On May 6, 2017, the Enhanced Recovery After Surgery Perioperative Management Seminar and the Anesthesia Crisis Management Simulation Workshop was held in Xiangyong, Hubei, China (FIgure 2). The team, led by Mingqiang Li, Fan Ye, Jianfeng Zhang, and the author, performed live in front of a large group of participants. They engaged in four OR crisis scenarios. At the end of each scenario, the experts were invited to evaluate their performance. The audience was welcome to make comments or suggestions. The simulation demonstrations were well received and highly praised by the audience.
Simulation Training Competition
Multidisciplinary training in emergency manuals simulation training has been slowly implemented due to many practical issues, such as scheduling conflicts, lack of a training facility, and lack of trained instructors. Simulation competition has been demonstrated as an effective educational intervention.5 In an effort to stimulate a multidisciplinary team training for emergency manuals implementation, an Operating Room Emergency Manuals Simulation Training Competition was launched as a pilot program in Zhongshan City, Guangdong, China. The competition invitation was sent to each local hospital by the Zhongshan City Society of Anesthesiology. The organizing committee was led by Binfei Li and Chunyuan Zhang. The hospital was required to send a video clip of simulation training for evaluation. The top scoring teams advanced to the final round, a half-day event where multidisciplinary teams from seven local hospitals competed against each other. The finals were judged by a panel of experts from outside Zhongshan City. Each team wrote their own simulation scenario, and rehearsed their scenario prior to the competition. Content was focused on crisis resource management skills by using cognitive aids (Stanford Operating Room Emergency Manuals).
The judges’ panel was composed of three anesthesiologists (Wenqi Huang, Wuhua Ma, and the author). The scoring tool design was based on ANTS (Anesthetist Non-Technical Skills). According to total scores of three judges, the teams were awarded 1st, 2nd, and 3rd places (Figure 3). Every team in the final round received an award. The seven hospitals in the final round included People’s Hospital of Zhongshan, Hospital of Traditional Chinese Medicine of Zhongshan, Boai Hospital of Zhongshan, Zhongshan Torch Development Zone Hospital, Huangpu People’s Hospital of Zhongshan, Zhongshan Dongshen Hospital, and Zhongshan Banfu Hospital (Figure 4).
To our knowledge, this competition is the first of its kind in China. The organizing committee received strong positive feedback from participants and faculty involved. The event has served as a catalyst to stimulate the participants to organize simulation training for implementation of operating room emergency manuals. Plans for the continued growth of this project are under way.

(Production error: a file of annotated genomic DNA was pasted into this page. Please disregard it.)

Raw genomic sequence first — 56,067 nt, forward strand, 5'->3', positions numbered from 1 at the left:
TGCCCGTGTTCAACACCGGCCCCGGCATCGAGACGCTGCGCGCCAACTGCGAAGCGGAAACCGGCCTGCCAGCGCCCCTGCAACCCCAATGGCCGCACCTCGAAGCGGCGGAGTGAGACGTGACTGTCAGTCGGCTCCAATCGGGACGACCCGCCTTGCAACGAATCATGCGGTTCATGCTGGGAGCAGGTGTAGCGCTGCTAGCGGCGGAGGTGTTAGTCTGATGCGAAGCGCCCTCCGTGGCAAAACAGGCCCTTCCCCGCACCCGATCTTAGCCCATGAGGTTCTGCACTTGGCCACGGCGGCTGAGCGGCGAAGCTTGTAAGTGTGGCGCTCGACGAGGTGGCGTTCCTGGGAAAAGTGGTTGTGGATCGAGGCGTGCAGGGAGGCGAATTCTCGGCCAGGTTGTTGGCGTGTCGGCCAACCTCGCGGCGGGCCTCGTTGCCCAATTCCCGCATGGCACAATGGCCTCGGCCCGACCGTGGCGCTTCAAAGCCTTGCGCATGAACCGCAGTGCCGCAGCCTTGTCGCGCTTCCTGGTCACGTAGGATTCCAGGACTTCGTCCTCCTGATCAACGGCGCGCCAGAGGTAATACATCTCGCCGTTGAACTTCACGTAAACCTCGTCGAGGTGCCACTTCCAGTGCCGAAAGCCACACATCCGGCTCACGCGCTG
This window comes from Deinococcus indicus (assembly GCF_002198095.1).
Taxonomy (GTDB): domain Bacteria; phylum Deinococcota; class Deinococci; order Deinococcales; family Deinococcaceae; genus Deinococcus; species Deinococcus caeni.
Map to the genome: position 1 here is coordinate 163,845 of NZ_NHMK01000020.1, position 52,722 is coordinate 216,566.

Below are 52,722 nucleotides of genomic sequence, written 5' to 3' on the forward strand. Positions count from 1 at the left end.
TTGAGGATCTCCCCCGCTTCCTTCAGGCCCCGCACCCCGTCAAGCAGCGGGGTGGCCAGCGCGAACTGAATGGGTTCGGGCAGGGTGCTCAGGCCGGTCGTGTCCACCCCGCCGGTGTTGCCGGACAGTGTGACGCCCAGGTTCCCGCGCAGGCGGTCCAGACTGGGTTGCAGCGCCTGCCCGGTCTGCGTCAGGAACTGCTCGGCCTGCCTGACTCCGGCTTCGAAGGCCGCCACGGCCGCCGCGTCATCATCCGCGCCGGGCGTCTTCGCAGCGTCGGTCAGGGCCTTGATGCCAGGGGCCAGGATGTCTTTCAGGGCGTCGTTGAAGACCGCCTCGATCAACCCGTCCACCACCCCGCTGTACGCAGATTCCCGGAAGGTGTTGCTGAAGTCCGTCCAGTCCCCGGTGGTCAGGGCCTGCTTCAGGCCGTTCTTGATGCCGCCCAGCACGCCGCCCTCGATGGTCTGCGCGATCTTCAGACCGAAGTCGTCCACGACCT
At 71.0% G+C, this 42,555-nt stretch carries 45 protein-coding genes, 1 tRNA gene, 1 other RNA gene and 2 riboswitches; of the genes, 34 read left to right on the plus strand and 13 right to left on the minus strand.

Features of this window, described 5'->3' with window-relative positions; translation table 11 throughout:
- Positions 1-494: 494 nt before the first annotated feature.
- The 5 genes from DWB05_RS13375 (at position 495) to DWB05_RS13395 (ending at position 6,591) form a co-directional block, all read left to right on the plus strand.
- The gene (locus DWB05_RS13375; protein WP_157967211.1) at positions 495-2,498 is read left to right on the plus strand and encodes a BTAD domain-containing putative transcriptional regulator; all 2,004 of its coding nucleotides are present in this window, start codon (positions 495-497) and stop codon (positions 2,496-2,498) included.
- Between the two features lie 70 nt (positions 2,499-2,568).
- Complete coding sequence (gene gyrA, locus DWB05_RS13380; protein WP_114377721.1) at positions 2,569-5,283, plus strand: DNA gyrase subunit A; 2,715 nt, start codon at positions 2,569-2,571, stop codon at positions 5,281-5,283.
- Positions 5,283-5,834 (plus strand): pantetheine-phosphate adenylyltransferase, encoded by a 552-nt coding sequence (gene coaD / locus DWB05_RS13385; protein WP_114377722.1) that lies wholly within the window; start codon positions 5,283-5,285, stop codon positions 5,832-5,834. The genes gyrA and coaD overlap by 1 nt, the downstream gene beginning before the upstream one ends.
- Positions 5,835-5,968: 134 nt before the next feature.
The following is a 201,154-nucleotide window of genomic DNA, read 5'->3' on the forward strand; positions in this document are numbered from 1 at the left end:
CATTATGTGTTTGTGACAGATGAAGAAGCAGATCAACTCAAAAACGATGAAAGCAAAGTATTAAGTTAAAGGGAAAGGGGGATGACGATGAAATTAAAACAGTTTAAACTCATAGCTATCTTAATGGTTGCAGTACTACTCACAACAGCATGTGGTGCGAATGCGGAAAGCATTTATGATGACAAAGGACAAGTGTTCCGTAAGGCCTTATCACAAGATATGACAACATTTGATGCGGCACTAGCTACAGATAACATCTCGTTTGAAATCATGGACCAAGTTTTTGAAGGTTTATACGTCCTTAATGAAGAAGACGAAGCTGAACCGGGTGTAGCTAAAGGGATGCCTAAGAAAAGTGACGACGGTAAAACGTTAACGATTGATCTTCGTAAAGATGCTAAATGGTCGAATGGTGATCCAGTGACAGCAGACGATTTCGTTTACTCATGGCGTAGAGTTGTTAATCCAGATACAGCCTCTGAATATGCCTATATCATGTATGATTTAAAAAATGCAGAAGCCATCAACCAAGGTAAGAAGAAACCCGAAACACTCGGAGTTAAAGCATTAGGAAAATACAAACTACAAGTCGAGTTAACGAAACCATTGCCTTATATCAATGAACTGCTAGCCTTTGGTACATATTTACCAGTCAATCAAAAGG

Simulation workshops, simulation demonstrations in a meeting, and simulation training competitions are potential approaches to promote multidisciplinary simulation training and implementation of EMs. Successful implementation of EMs in China depends on all-level leadership support, individual provider participation, frequent EMs review, and simulation training.
Dr. Huang is Vice Chief of Quality, Anesthesiologists of Greater Orlando, a Division of Envision; Associate Professor at the University of Central Florida College of Medicine; serves on the APSF Committee on Education and Training; and on the ASA Committee on International Collaboration.
Dr. Huang has no conflicts of interest to declare.
- Goldhaber-Fiebert SN, Pollock J, Howard SK, et al. Emergency manual uses during actual critical events and changes in safety culture from the perspective of anesthesia residents: A pilot study. Anesth Analg 2016;123:641–9.
- Arriaga AF, Bader AM, Wong JM, et al. Simulation-based trial of surgical-crisis checklists. N Engl J Med 2013;368:246–53.
- Huang J. Implementation of emergency manuals in China. APSF Newsletter 2016;31:43–45.
- Semler MW, Keriwala RD, Clune JK, et al. A randomized trial comparing didactics, demonstration, and simulation for teaching teamwork to medical residents. Ann Am Thorac Soc 2015;12:512–9.
- Damon Dagnone J, Takhar A, Lacroix L. The Simulation Olympics: a resuscitation-based simulation competition as an educational intervention. CJEM 2012;14:363–8.